A Bronx native, he got his start in the early '8os as half of the rap duo Dr. Jekyll and Mr. Hyde. (He was Dr. Jekyll.) After moving over to the business side of the business, he hooked up with rap mogul Russell Simmons and soon landed a top spot at Simmons's company, Rush Communications, where he worked with the likes of Run-D.M.C., L.L. Cool J, and Whodini.

Harrell stepped out on his own in 1986, when he launched his own label, Uptown Entertain­ment, as part of a joint venture with MCA. At Uptown, Harrell defined a contemporary R&B sound for the hip hop age, bringing the world Guy, Heavy D, Jodeci, Mary J. Blige, Al B. Sure!, Father MC, and most recently, Soul for Real (with whom he had his first No. 1 pop hit, "Candy Rain"). He produced the 1991 film Strictly Business, and he coproduces the hit Fox series New York Undercover.

Successful as the artists on his label proved to be, Harrell has felt constrained in his efforts to make them pop superstars, both by his arrange­ment with Uptown's parent company, MCA, and by the troubling racial politics of the music busi­ness in general. Moving to Motown, which is now based in Los Angeles and owned by PolyGram, presents Harrell with the opportunity to put at least some of these issues behind him. At Motown, Harrell says, he'll have more people, more prerogative, more punch.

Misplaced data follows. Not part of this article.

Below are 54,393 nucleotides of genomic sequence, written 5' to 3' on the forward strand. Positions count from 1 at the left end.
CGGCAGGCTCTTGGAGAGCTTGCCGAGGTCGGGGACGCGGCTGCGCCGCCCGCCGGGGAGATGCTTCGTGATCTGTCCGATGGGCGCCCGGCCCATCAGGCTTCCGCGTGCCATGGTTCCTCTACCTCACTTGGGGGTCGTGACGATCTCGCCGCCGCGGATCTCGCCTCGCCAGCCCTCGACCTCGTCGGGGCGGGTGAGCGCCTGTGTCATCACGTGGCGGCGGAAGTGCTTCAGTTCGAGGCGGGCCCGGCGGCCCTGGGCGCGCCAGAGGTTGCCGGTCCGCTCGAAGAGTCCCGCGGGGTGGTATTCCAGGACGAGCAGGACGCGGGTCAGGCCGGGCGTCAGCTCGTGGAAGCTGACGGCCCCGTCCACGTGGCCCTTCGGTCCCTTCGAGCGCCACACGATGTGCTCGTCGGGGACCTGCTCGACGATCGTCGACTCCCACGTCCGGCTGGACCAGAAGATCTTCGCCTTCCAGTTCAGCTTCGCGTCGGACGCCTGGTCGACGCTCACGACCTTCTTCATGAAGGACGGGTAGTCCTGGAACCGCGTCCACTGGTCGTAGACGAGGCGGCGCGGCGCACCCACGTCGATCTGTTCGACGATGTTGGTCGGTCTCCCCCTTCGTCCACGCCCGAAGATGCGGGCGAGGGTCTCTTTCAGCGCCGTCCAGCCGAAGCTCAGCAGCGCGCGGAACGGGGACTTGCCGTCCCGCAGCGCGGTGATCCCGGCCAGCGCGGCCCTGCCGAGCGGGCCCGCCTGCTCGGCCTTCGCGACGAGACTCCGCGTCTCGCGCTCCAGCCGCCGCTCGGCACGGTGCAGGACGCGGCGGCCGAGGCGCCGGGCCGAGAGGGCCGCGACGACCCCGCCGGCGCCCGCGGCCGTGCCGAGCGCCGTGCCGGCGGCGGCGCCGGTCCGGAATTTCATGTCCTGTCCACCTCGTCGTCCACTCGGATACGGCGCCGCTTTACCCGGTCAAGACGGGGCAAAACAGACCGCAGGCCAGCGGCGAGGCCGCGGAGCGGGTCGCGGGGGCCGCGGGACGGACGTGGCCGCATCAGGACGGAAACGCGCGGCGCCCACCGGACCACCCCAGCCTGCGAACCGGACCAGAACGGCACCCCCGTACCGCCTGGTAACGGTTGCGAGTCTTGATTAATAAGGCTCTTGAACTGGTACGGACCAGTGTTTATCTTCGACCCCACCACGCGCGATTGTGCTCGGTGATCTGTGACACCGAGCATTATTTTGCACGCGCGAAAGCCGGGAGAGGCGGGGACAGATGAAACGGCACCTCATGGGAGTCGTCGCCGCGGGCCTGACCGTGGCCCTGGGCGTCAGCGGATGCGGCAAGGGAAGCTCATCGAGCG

Seated on a couch in the living room of his Upper West Side New York apartment, dressed simply in a black shirt and white slacks, Harrell focused squarely through his blue shades on what must be done. A framed photo of a serious-looking Harrell arm-in-arm with Mickey Mouse sat on an end table.

Clearly a man who enjoys control, Harrell was soft-spoken and intent. He didn't want to be mis­understood. "Am I correct?" he would ask. "Do you follow me?" He leaned forward, and his voice rose with passion as he discussed his frustrations with MCA. Otherwise, he slipped back into the pil­lows of his sofa and spoke as if he was envisioning his future life in a dream.